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Sentimental Fabulations, Contemporary Chinese Films

Sentimental Fabulations, Contemporary Chinese Films: Attachment in the Age of Global Visibility

Copyright Date: 2007
Pages: 288
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  • Book Info
    Sentimental Fabulations, Contemporary Chinese Films
    Book Description:

    What is the sentimental? How can we understand it by way of the visual and narrative modes of signification specific to cinema and through the manners of social interaction and collective imagining specific to a particular culture in transition? What can the sentimental tell us about the precarious foundations of human coexistence in this age of globalization?

    Rey Chow explores these questions through nine contemporary Chinese directors (Chen Kaige, Wong Kar-wai, Zhang Yimou, Ann Hui, Peter Chan, Wayne Wang, Ang Lee, Li Yang, and Tsai Ming-liang) whose accomplishments have become historic events in world cinema. Approaching their works from multiple perspectives, including the question of origins, nostalgia, the everyday, feminine "psychic interiority," commodification, biopolitics, migration, education, homosexuality, kinship, and incest, and concluding with an account of the Chinese films' epistemic affinity with the Hollywood blockbuster Brokeback Mountain, Chow proposes that the sentimental is a discursive constellation traversing affect, time, identity, and social mores, a constellation whose contours tends to morph under different historical circumstances and in different genres and media. In contemporary Chinese films, she argues, the sentimental consistently takes the form not of revolution but of compromise, not of radical departure but of moderation, endurance, and accommodation. By naming these films sentimental fabulations-screen artifacts of cultural becoming with irreducible aesthetic, conceptual, and speculative logics of their own-Chow presents Chinese cinema first and foremost as an invitation to the pleasures and challenges of critical thinking.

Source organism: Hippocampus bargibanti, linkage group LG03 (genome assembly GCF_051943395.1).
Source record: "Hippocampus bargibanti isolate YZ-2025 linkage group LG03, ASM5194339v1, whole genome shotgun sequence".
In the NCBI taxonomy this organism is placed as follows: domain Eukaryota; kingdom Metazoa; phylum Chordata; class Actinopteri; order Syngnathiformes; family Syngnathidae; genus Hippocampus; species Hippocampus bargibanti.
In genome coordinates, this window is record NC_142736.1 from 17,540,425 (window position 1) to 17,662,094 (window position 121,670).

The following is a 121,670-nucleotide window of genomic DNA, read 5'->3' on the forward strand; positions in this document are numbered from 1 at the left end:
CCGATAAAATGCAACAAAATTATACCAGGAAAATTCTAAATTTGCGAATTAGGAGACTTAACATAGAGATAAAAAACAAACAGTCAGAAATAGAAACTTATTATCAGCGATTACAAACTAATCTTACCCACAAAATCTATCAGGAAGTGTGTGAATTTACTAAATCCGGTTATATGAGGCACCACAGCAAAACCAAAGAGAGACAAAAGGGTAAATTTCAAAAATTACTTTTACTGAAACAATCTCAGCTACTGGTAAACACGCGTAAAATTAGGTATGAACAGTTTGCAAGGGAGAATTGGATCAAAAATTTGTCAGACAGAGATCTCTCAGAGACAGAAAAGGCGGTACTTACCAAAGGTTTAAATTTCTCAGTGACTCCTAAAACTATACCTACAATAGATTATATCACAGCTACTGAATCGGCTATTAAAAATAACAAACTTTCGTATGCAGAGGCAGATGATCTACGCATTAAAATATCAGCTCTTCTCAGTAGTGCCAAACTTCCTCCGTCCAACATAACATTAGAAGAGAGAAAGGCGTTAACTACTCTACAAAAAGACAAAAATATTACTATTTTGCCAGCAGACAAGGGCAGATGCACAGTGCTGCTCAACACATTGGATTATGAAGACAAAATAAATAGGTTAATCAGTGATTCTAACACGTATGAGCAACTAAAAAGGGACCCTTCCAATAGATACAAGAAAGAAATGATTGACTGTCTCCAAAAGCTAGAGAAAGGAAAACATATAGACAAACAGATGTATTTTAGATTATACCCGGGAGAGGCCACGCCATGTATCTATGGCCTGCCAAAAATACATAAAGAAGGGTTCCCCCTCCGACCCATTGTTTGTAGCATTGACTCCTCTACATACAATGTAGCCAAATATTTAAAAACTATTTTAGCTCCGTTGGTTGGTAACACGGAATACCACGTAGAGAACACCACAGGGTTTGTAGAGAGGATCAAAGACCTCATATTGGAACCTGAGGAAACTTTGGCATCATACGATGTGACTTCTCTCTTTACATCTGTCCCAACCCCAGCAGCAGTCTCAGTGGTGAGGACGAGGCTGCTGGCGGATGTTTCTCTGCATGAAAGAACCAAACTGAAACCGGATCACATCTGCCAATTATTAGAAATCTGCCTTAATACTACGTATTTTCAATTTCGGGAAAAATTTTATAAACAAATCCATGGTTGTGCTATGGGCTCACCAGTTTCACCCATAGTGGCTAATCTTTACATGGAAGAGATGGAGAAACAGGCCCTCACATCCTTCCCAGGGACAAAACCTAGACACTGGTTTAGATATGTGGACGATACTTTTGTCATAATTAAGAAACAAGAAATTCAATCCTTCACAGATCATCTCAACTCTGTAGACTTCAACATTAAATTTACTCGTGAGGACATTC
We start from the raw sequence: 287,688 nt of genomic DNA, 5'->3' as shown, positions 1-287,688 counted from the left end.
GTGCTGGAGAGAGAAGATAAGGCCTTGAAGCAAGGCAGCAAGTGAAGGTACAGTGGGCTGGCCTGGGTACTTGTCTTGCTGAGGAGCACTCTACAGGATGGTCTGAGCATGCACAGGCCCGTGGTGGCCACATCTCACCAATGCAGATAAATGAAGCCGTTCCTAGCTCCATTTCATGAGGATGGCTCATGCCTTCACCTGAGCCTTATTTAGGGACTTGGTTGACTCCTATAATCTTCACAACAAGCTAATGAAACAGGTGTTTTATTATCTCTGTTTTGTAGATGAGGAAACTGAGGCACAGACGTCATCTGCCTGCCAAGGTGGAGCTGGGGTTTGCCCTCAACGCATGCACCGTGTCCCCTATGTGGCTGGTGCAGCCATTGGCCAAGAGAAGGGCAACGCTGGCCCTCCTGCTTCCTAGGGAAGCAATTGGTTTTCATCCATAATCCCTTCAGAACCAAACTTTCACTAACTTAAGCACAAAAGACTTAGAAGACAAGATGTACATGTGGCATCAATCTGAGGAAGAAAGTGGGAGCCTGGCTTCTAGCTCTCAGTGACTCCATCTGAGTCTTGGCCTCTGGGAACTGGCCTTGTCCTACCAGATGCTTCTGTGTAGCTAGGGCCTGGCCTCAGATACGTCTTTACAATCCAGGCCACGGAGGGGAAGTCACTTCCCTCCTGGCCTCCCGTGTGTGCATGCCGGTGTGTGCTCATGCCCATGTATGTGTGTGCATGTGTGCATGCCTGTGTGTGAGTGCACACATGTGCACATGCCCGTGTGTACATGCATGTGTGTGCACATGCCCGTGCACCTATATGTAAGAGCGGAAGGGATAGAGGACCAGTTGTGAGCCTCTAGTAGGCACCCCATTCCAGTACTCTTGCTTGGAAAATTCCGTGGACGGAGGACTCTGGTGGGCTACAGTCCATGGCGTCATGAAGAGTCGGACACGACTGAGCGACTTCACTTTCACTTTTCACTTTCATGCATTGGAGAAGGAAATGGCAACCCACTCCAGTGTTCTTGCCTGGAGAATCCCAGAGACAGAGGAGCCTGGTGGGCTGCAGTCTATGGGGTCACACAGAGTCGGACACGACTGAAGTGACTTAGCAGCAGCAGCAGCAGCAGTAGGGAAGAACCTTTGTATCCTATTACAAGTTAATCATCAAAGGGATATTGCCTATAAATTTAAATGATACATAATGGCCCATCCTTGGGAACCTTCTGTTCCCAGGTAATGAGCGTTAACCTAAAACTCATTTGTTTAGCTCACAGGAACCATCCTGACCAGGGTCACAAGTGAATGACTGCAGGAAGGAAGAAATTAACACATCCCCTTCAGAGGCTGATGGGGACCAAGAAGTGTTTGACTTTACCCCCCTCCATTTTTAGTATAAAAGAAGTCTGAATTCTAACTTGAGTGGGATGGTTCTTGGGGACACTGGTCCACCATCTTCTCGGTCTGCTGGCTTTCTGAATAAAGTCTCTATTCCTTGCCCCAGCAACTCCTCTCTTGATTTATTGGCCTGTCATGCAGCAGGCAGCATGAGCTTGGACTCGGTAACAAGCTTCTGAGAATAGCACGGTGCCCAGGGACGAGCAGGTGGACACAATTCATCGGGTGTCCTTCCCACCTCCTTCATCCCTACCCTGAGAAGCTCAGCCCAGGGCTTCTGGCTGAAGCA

eISBN: 978-0-231-50819-3
    Subjects: Film Studies, Sociology, History

Table of Contents

  1. Front Matter
    (pp. i-vi)
  2. Table of Contents
    (pp. vii-viii)
  3. Preface and Acknowledgments
    (pp. ix-xii)
  4. Note on Transcription
    (pp. xiii-xvi)
  5. Introduction
    (pp. 1-26)

    Where is the movie about me?

    In the academic study of cinema, this is one of the most commonly encountered questions in recent years. Versions of it include some of the following: Where in this discipline am I? How come I am not represented? What does it mean for me and my group to be unseen? What does it mean for me and my group to be seen in this manner—what has been left out? These questions of becoming visible pertain, of course, to the prevalence of the politics of identification, to the relation between representational forms and their...


    • 1 The Seductions of Homecoming: Temptress Moon and the Question of Origins
      (pp. 29-45)

      Even though it has been an overwhelmingly successful phenomenon worldwide since the late 1980s, contemporary Chinese cinema is habitually greeted by Chinese-speaking audiences with cynicism if not hostility. It is as if the accomplishments of this cinema have an impossible task in returning home. The simple fact that it has traveled abroad and been gazed at with enthusiasm by foreigners is apparently enough to cause it to lose trustworthiness as wholly and genuinely Chinese. This sentimental relation to what is firmly held as the boundary between the outside and the inside of a community and, with it, the imagined inviolable...

    • 2 Nostalgia of the New Wave: Romance, Domesticity, and the Longing for Oneness in Happy Together
      (pp. 47-63)

      In one of the earliest discussions of poststructuralism to appear in English, “Of Structure as an Inmixing of an Otherness Prerequisite to Any Subject Whatever,” Jacques Lacan put across a notion of structure that would henceforth have significant ramifications on the way identity is theorized across the human sciences. This was during the late 1960s, when structuralism, having been an intellectual trend in Europe for some time, had belatedly crossed the Atlantic and become controversial in select North American academic circles. Lacan, like his younger contemporary Jacques Derrida, was working against the more traditional and widely accepted philosophical assumptions about...

    • 3 The Everyday in The Road Home and In the Mood for Love: From the Legacy of Socialism to the Potency of Yuan
      (pp. 65-82)

      To the extent that contemporary Chinese cinema seems repeatedly concerned with various imagined interiorities such the home, domestic life, romantic oneness, and familial relationships, its sentimentalism is in many respects the sentimentalism of nostalgia or homesickness. Although, as argued in the previous two chapters, nostalgia often tends to border on a kind of intangible transcendental longing (as is clearest perhaps in the images of nature at the end of Happy Together but also detectable in the idealization of children’s gazes at the end of Temptress Moon), it can, as well, attach itself to entirely perceptible daily things. As it does...